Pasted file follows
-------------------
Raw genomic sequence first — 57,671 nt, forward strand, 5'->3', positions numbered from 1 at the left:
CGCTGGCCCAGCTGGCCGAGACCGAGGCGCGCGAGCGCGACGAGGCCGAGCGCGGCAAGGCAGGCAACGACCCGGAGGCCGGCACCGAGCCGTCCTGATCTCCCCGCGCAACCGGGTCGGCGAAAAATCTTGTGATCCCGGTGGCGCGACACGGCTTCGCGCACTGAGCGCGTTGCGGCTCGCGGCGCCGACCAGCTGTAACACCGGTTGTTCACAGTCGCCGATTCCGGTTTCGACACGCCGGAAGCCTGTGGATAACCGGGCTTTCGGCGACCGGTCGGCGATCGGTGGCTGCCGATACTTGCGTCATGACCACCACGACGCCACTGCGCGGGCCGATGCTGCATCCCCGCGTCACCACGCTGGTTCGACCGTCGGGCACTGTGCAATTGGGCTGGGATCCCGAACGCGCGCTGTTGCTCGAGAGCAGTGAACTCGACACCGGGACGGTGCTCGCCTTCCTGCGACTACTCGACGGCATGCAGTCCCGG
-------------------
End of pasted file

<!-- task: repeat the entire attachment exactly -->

Raw genomic sequence first — 57,671 nt, forward strand, 5'->3', positions numbered from 1 at the left:
CGCTGGCCCAGCTGGCCGAGACCGAGGCGCGCGAGCGCGACGAGGCCGAGCGCGGCAAGGCAGGCAACGACCCGGAGGCCGGCACCGAGCCGTCCTGATCTCCCCGCGCAACCGGGTCGGCGAAAAATCTTGTGATCCCGGTGGCGCGACACGGCTTCGCGCACTGAGCGCGTTGCGGCTCGCGGCGCCGACCAGCTGTAACACCGGTTGTTCACAGTCGCCGATTCCGGTTTCGACACGCCGGAAGCCTGTGGATAACCGGGCTTTCGGCGACCGGTCGGCGATCGGTGGCTGCCGATACTTGCGTCATGACCACCACGACGCCACTGCGCGGGCCGATGCTGCATCCCCGCGTCACCACGCTGGTTCGACCGTCGGGCACTGTGCAATTGGGCTGGGATCCCGAACGCGCGCTGTTGCTCGAGAGCAGTGAACTCGACACCGGGACGGTGCTCGCCTTCCTGCGACTACTCGACGGCATGCAGTCCCGG